With cryptocurrencies like Bitcoin and Litecoin, in which the main function of the network is simply to move value around, this may be enough. However, analysis gets a lot trickier with more complex blockchains like Ethereum.
In addition to standard transactions, blockchains like Ethereum also run smart contracts, code that remotely executes complex applications, called Dapps. However, before any analysis can be performed on these functions, the applications must be decompiled to their source code, a service that BigQuery does not provide.
Developers are now making such tools available outside of the BigQuery platform. Tomasz Kolinko, a developer working on the Ethereum blockchain, has created his own decompiler, called Eveem, which he has been using to load data from contracts back onto BigQuery, where they can then be used for basic analysis.
In this way, BigQuery is functioning as a repository for sharing data beyond what Google itself has to offer.
Kolinko says combining decompiled data from Ethereum, together with BigQuery's search capabilities, will especially empower researchers who want to inspect the security of the Ethereum network.
This year, he has used the two tools in tandem to search for security bugs known to exist in certain contracts and measure their prevalence across the entire network. When the results are pushed into the cloud, he says, it is much more likely that auditors will find vulnerabilities before they cause massive damage to users.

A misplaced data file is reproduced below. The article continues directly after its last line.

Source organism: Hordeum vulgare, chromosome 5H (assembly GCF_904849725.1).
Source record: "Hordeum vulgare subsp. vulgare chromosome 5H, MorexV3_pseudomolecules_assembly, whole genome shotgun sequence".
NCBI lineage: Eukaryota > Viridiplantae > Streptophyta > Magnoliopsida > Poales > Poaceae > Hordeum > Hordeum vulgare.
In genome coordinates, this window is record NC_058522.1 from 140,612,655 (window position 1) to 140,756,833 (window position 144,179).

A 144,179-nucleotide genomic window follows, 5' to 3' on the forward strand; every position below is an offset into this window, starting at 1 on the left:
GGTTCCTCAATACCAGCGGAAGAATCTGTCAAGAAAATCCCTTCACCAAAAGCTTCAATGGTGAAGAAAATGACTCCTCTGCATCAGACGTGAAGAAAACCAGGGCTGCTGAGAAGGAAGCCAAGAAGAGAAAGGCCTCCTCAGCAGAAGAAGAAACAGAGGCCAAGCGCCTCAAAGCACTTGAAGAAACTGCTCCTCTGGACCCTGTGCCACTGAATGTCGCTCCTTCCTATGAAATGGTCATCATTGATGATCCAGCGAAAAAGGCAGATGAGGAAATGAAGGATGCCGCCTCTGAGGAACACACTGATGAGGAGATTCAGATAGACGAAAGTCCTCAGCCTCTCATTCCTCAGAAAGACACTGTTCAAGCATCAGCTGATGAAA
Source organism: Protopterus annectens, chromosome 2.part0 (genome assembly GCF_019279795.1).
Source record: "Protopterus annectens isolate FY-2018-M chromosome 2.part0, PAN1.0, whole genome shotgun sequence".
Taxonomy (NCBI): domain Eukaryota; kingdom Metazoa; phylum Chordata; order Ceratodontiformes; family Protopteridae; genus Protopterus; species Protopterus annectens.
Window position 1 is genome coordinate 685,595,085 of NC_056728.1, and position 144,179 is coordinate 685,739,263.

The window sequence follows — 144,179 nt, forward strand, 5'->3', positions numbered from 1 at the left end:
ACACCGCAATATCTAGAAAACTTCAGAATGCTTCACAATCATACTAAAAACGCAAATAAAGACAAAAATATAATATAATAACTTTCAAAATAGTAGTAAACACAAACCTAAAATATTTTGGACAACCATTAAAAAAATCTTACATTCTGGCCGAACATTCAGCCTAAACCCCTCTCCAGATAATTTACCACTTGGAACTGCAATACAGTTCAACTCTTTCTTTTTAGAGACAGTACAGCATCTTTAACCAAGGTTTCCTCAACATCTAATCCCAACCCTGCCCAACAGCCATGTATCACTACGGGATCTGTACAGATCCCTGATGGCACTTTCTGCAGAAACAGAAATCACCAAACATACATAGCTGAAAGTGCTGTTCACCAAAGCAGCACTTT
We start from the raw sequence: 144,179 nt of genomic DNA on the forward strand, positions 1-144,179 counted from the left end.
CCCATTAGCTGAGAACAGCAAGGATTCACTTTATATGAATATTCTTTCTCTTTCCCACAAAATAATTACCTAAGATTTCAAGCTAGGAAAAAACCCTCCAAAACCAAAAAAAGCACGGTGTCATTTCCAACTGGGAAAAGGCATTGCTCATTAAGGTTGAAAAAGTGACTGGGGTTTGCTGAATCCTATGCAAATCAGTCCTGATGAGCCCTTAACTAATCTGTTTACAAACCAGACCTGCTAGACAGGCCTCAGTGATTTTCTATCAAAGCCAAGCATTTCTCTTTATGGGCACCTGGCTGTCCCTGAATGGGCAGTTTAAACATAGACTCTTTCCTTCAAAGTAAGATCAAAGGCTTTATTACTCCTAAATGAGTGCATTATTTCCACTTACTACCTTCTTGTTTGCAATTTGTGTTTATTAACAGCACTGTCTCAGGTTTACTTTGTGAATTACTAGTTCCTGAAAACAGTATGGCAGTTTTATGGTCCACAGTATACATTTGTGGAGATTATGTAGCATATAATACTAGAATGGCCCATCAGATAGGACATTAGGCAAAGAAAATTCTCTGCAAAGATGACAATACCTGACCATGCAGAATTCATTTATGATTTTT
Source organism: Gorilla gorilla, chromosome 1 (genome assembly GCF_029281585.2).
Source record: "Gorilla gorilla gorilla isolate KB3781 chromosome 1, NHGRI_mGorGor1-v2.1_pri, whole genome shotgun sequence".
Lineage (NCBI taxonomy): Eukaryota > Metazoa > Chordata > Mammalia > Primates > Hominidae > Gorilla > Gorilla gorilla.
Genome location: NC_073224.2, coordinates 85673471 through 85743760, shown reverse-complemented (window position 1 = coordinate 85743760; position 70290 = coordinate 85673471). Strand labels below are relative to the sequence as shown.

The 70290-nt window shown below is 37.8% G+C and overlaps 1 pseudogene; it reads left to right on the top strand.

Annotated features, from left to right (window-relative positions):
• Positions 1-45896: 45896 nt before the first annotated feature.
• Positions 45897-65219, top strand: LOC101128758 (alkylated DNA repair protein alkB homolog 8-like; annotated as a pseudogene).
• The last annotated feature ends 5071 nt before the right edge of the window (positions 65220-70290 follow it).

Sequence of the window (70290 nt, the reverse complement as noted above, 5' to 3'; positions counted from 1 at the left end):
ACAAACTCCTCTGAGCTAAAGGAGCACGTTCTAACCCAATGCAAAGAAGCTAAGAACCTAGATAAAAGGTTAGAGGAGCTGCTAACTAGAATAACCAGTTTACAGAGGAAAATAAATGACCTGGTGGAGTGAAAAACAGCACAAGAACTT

“If there are many more eyes looking at this data…perhaps we can find the contracts that are affected before they gain in size,” says Kolinko.
BigQuery, however, is only practical for inspecting data on public blockchains. During the blockchain frenzy of the last two years, much of the innovation has come from private blockchains, networks where participation is restricted to a pool of vetted users.
While you won't find any of these blockchain data sets on Google's BigQuery platform, another company, Hacera, is pushing to make them at least partially transparent.
In a project called Unbounded, Hacera provides a registry where the administrators of private blockchains can list their networks along with a description of what functions they provide. Administrators of private blockchains can also use Unbounded, which is itself a blockchain built on Hyperledger’s Fabric, to selectively publish details about their networks, pushing operating data into the public that would otherwise be visible only to a closed group of participants.
There are many reasons to build a private blockchain. Most are run by businesses who have regulatory obligations to keep their client data out of the public view. With Hacera, these companies can choose to publish portions of their data, such as the total transaction volume or the number of participants on their network. Doing so provides some indication of their rate of adoption without running afoul of regulators.
According to Jonathan Levi, the founder and CEO of Hacera, even this small level of transparency will help people in the industry get a better sense of which technologies are available and how they are functioning. In the long run, they may even inspire collaboration, which has been one of the central goals of blockchain enthusiasts from the beginning.
“At the moment, everyone is just trying to create another chain,” says Levi. "We're trying to say—let's use what's out there.”